When reviewing the parameters and features of DC-DC converters, it is important to understand the different tradeoffs between performance metrics. This helps determine realistic expectations for the DC-DC converter that best fits your application.
- Small output voltage ripples: requires larger off-chip L and C components and thus larger PCB area and cost.
- High efficiency: requires larger switch sizes and thus larger die area.
- Smaller off-chip components: requires larger switching frequencies and thus more dynamic losses and efficiency degradation.
- High output power: requires larger die area for larger switches as well as high performance package technology and thus higher cost.
Besides the above-mentioned parameters, there are multiple practical aspects that need to be taken into consideration. Some of these aspects are mentioned below:
External EMI Reduction Circuits
Some devices have a requirement for off-chip circuit components to handle extreme EMI and maintain device reliability (e.g. off-chip filters).
PCB (Printed Circuit Board) Area
Check all off-chip components’ values, cost, and sizes for minimum PCB area. Also, check the package type and size and PCB design constraints provided by the supplier for optimum performance as well as EMI reduction.
Input Voltage Ripples
Switching converters drain pulsed current from their input voltage source. This pulsed current causes large input voltage ripples. These are always suppressed with an input capacitor to a minimum value. Does this minimum value suit your application? Other blocks sharing the same supply voltage input may experience brownout activity causing multiple resets or system instability.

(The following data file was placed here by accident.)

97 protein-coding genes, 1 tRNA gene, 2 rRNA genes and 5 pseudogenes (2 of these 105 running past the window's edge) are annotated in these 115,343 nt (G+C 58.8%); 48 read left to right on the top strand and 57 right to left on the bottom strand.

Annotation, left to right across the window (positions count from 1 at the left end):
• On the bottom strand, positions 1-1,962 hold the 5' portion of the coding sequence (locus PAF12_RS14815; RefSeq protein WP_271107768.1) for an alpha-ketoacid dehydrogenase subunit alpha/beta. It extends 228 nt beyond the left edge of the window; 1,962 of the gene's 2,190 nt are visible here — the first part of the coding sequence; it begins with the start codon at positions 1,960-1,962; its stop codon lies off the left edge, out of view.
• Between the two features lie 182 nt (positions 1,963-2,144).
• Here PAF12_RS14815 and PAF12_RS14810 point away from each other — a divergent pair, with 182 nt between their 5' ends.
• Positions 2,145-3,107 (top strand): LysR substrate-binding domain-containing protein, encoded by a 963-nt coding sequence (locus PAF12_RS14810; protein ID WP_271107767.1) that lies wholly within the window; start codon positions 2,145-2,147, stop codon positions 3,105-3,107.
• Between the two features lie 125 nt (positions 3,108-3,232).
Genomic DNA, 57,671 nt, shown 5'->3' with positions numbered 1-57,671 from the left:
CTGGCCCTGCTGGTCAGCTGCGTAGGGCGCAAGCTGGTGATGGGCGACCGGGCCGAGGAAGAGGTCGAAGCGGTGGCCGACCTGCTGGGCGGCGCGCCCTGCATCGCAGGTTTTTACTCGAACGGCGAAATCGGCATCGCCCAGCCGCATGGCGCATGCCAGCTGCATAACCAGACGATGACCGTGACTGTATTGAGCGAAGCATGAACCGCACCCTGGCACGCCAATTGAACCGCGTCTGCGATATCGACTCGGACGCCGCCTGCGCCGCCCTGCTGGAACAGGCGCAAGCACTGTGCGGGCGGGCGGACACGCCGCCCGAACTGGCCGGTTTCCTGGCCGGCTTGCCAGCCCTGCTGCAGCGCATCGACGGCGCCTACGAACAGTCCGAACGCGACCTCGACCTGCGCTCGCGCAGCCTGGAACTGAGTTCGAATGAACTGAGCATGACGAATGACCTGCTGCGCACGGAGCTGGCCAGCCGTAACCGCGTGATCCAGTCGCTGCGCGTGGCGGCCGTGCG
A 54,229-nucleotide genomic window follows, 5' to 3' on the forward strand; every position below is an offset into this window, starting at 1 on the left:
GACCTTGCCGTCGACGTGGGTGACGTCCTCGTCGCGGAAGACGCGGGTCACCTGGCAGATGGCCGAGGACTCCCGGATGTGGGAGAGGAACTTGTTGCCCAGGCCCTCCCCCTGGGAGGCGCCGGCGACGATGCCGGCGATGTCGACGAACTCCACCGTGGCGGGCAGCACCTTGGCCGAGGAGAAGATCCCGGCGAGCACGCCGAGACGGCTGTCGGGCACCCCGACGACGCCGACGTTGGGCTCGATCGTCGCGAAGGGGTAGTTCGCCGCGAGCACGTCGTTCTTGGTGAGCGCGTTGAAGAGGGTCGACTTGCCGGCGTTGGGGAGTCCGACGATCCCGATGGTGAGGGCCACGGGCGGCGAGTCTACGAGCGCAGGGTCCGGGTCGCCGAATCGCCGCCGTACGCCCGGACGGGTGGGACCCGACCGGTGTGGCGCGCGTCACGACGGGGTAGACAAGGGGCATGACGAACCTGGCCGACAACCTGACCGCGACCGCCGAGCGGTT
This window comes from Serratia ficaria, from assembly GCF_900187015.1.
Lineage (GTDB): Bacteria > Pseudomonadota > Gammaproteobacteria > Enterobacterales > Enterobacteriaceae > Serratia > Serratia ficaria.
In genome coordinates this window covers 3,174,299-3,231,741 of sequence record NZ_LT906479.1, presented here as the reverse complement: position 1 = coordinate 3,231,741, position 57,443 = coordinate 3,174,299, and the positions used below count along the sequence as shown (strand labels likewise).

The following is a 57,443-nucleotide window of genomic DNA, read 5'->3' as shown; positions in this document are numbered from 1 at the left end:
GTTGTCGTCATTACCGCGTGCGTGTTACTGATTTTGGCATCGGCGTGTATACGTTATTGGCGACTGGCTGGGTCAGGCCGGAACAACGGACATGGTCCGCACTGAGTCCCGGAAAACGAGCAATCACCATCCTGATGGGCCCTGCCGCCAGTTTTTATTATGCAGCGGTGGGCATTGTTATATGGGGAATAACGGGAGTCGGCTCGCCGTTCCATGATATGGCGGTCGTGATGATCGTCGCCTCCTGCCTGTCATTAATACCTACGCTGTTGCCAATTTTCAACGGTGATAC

The system designer needs to know the application ambient temperature, package type and its thermal resistance, system casing and its thermal resistance, and the maximum operating temperature of the switching converter. Using this information, one can decide if a heat dissipation mechanism is required (e.g. heat sinks). This will directly affect the system cost.
What is the MTTF (mean time to failure) of this converter? Does it match your reliability requirements? Or will it be the bottleneck of having a short lifetime product?
Output Ripple Frequency
Large output ripples are not significant if their frequency is out-of-band of your application. It is important to check the switching frequency of the converter and decide what its effect is on your application. Note: detailed analysis of inter-modulation and harmonic distribution needs to be studied for a multi-tone environment.
Other Protection Features
Are there any application-specific risks that should be addressed? For example, is it possible to have input supply overshoot due to supply sharing with other converters? In some cases, over-voltage protection is a must for reliable operation.
Number Of Switching Converters Per Application
High performance switching converters can be bulky and costly. Unless a performance constraint exists, using a single switching converter to power up as many blocks as possible is recommended.
Isolated Versus Non-Isolated Converters
Isolated converters require a transformer with a size proportional to the maximum current requirement. An isolated converter should only be used if needed.
Different applications impose different requirements on DC-DC converters. By clearly understanding the different converter parameters and the requirements from different applications, system designers can choose the proper DC-DC converter for their application. For an depth look at DC-DC converter parameters and applications, download our white paper: